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'My Witch' uncovers the beauty of Margaret Hamilton

Margaret Hamilton was scary on screen in "The

Margaret Hamilton was scary on screen in "The Wizard of Oz," but offscreen was passionate about children's welfare. Photo Credit: Getty Images/Virgil Apger

For many of us, her face is unforgettable. Though Margaret Hamilton's name might not ring a bell, cringing at her cackle and hiding when her green face filled the screen during “The Wizard of Oz" was a childhood rite for millions. Bypassing scores of mean girls and women assassins, Almira Gulch and also the Wicked Witch of the West, were ranked as the top female movie villains by the American Film Institute.

But the woman beneath the witch's hat was surprising and inspiring. "My Witch: The Margaret Hamilton Stories," which runs Wednesday through July 21 at Sag Harbor's Bay Street Theater, brings audiences an intimate theatrical encounter with the iconic actress. Ten years in the making, the never-before-seen one-woman show was written by John Ahlin for his wife, actress Jean Tafler, after a reviewer likened a performance of hers to Hamilton's witch. "Jean was miffed," Ahlin recalls, "saying I don't look like Margaret Hamilton." But since the character she'd been playing was a villain, he convinced her it was a great review. "I started to wonder if there was a play in Margaret Hamilton, and within about a half a day of research I discovered she's one of the most extraordinary women I've ever come across. She overcame so much in terms of how people treated her and getting past being judged on her looks."

Though she's mostly known for that one role, the play brings out that Hamilton had a decadeslong career in theater, film and television. Dozens of parts in movies like "Babes in Arms,” Frank Capra’s “State of the Union” and "The Anderson Tapes" stretched from the 1930s to the '70s. Before that, she was a beloved kindergarten teacher from Ohio.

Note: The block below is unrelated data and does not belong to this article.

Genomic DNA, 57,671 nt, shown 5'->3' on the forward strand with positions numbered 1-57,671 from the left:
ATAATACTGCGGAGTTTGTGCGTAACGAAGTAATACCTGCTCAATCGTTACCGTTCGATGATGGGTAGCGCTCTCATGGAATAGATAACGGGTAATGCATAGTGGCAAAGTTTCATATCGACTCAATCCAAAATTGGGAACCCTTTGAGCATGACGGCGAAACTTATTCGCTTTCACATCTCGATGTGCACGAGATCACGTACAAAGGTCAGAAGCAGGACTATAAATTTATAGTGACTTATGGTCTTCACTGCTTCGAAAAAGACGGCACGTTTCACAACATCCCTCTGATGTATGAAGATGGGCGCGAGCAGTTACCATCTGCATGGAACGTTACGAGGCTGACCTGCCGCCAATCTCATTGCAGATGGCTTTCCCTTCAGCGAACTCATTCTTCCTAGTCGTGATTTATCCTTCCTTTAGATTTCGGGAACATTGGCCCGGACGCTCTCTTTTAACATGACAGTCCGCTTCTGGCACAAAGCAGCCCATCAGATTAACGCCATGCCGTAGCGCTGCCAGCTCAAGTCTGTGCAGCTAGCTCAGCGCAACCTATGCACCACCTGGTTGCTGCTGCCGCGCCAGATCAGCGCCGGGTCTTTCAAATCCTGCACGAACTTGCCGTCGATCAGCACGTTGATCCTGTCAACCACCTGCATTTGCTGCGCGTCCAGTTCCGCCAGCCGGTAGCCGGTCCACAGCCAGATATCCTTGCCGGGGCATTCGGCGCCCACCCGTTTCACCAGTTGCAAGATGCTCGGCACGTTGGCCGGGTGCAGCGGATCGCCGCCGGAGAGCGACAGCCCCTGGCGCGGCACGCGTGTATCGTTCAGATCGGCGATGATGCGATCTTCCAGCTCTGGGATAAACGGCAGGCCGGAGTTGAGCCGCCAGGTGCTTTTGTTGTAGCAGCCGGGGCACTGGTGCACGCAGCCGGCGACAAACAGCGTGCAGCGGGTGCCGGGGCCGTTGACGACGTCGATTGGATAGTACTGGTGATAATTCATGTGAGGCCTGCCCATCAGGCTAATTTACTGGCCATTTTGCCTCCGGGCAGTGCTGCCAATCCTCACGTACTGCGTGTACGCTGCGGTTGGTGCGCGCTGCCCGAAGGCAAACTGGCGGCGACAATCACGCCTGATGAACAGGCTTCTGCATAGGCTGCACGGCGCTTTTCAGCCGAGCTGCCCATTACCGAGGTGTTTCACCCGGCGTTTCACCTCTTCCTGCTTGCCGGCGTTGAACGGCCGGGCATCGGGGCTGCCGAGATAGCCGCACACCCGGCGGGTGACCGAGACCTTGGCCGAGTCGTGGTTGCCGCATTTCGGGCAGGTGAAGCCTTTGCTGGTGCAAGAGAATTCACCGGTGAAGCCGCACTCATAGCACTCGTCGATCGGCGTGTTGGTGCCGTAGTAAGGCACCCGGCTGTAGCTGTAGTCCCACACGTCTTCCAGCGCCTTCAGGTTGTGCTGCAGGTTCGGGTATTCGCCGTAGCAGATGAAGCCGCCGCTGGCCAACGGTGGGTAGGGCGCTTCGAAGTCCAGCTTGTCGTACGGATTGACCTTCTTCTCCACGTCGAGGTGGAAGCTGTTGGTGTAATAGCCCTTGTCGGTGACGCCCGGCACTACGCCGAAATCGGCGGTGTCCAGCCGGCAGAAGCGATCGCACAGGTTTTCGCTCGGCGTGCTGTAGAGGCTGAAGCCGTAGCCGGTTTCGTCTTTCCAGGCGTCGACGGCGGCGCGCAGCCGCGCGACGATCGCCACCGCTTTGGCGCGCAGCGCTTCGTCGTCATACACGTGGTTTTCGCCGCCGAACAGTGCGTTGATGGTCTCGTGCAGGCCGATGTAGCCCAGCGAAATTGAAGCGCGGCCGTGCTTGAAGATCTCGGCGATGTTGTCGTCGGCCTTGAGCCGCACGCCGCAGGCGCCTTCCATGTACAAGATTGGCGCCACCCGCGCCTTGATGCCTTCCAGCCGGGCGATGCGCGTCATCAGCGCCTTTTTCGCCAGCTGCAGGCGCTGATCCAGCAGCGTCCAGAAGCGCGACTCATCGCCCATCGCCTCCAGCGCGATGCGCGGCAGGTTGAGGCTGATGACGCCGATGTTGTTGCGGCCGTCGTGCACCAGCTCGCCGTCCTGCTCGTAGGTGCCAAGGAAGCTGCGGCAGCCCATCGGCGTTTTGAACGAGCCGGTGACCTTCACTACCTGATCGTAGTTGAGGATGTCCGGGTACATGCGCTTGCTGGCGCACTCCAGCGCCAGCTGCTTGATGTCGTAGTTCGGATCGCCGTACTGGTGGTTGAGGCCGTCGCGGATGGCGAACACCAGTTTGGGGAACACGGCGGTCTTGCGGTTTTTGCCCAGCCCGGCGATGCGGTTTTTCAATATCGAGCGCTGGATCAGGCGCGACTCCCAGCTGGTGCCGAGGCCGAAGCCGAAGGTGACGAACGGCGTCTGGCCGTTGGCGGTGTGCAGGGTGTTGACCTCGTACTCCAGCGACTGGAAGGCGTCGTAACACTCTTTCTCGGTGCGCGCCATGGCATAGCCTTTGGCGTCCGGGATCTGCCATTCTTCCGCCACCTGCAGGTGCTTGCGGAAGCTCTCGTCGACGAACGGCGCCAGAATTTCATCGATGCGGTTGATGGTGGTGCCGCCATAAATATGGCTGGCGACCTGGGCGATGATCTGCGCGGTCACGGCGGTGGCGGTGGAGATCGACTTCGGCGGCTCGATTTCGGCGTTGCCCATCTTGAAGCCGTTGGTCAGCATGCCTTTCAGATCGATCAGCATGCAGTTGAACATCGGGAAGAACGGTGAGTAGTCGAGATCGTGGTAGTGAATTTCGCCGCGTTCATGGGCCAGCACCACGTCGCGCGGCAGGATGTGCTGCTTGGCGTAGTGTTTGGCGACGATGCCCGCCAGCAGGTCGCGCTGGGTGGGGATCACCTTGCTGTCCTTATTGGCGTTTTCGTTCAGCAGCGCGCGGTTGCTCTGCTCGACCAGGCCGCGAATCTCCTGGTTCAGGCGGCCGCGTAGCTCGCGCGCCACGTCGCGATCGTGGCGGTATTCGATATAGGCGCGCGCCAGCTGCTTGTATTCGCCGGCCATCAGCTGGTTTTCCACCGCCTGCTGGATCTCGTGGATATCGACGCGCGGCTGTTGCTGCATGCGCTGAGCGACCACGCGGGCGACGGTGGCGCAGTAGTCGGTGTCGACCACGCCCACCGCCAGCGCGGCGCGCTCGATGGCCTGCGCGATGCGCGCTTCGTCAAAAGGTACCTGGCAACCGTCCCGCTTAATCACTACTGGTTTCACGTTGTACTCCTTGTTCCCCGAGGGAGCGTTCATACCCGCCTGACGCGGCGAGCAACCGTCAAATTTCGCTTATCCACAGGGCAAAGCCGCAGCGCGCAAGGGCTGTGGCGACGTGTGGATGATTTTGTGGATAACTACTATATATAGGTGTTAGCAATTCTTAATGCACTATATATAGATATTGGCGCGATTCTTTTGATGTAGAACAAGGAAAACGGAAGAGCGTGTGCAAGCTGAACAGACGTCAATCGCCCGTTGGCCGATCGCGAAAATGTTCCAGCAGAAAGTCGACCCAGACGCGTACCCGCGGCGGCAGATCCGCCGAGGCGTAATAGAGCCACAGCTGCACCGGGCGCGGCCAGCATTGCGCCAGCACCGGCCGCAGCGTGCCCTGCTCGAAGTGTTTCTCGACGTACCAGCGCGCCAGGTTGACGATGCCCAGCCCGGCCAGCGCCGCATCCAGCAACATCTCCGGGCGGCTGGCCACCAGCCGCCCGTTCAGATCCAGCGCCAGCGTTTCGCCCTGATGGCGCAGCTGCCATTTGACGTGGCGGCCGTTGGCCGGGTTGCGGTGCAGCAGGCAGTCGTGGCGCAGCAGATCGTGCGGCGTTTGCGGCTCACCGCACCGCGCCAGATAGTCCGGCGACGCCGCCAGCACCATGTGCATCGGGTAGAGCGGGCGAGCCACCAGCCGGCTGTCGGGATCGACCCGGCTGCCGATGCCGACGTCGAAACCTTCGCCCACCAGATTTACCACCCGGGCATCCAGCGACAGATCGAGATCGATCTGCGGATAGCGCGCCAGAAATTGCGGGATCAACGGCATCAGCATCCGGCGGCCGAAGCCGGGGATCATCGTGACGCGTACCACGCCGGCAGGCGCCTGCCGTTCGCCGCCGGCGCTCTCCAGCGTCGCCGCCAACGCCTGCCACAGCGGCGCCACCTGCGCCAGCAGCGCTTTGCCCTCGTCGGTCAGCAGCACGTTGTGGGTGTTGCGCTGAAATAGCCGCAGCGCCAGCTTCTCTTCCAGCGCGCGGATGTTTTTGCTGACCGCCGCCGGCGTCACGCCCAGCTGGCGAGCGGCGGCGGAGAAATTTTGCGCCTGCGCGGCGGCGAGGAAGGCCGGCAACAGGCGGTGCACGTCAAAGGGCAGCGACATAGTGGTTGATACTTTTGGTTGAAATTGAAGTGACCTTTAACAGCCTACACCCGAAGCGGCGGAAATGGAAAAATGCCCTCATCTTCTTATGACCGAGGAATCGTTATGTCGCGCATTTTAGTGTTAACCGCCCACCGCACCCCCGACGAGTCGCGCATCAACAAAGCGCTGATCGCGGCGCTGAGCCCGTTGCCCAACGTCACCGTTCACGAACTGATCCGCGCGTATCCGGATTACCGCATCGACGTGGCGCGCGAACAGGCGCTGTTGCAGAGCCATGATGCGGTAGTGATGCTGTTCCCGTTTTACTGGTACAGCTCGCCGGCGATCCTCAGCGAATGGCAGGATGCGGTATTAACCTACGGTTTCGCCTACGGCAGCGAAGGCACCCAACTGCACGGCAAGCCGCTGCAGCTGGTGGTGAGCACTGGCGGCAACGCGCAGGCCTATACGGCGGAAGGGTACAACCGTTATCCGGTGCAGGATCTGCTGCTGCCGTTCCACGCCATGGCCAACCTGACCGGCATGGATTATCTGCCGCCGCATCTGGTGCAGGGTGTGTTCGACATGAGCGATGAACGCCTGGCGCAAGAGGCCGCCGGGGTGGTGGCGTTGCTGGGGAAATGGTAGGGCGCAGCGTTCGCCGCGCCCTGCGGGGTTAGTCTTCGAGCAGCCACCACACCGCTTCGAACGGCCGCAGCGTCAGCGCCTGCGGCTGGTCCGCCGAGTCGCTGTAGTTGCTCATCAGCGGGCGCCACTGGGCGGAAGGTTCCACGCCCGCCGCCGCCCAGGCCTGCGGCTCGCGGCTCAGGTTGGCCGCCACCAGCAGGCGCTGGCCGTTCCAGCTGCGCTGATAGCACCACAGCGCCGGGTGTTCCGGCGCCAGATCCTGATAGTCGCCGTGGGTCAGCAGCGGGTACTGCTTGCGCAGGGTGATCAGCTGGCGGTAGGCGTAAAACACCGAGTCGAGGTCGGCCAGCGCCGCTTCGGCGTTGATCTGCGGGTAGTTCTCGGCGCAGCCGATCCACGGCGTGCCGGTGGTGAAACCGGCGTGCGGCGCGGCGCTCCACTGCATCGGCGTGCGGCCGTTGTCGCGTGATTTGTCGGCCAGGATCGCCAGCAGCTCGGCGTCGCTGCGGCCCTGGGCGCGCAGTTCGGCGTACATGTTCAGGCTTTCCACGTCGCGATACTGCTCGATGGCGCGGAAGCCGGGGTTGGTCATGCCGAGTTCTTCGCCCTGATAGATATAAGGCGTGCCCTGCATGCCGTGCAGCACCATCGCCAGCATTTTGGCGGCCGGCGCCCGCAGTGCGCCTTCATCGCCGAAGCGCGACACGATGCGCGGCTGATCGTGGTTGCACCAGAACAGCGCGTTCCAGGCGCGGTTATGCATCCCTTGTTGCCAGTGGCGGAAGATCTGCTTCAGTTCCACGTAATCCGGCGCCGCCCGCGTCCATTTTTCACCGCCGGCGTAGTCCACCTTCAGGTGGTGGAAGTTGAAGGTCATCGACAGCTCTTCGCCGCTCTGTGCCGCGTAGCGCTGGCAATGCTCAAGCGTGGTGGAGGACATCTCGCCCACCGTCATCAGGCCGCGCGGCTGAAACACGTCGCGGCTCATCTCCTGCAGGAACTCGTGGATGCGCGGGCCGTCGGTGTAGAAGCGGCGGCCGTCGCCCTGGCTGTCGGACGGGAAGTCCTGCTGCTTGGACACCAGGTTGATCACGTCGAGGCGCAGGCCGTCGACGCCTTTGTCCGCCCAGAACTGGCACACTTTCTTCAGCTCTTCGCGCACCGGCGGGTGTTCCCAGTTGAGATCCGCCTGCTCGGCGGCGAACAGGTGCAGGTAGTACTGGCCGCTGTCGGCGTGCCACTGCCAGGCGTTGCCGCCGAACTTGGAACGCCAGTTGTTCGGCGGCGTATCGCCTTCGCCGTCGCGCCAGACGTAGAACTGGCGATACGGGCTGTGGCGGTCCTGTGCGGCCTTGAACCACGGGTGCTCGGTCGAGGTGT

Tafler and Ahlin traveled to Maine to meet Hamilton's family, discovering she was a kindhearted, hardworking woman, passionate about children's welfare. "My Witch" invites the audience to spend an evening with Hamilton, as Tafler tells stories, sings, plays the piano and does impressions. "We people the stage with the people she knew in life," Tafler says. "You'll see Mae West, W.C. Fields, Katharine Hepburn." And yes, Judy Garland will be represented. It's conversational, confessional, funny, moving, and tragic, Tafler says, adding "and a bit spooky."

As a single mother pursuing a demanding career in the 1940s and '50s, Hamilton's story still resonates, says director Will Pomerantz. "Particularly at that time, she had the strength she needed to overcome the obstacles in front of her, and she did it with such spirit and tremendous energy, and positivity. She didn't let things stop her."

Ultimately, echoing “The Wizard of Oz," the story is about love, family, belonging and home. "Not everybody has great experiences, but if there's love in our lives, we have a lot to be happy about," says Tafler. "If we can see the beauty in this woman, we can see it in ourselves. You can't judge a book by its cover."

WHAT “My Witch: The Margaret Hamilton Stories”

WHEN | WHERE 2 p.m. Wednesday; 8 p.m. Thursday; 5 p.m. July 19 and 20; and 2 p.m. July 21, Bay Street Theater, 1 Bay St., Long Wharf, Sag Harbor

INFO $40 to $135; 631-725-9500, baystreet.org

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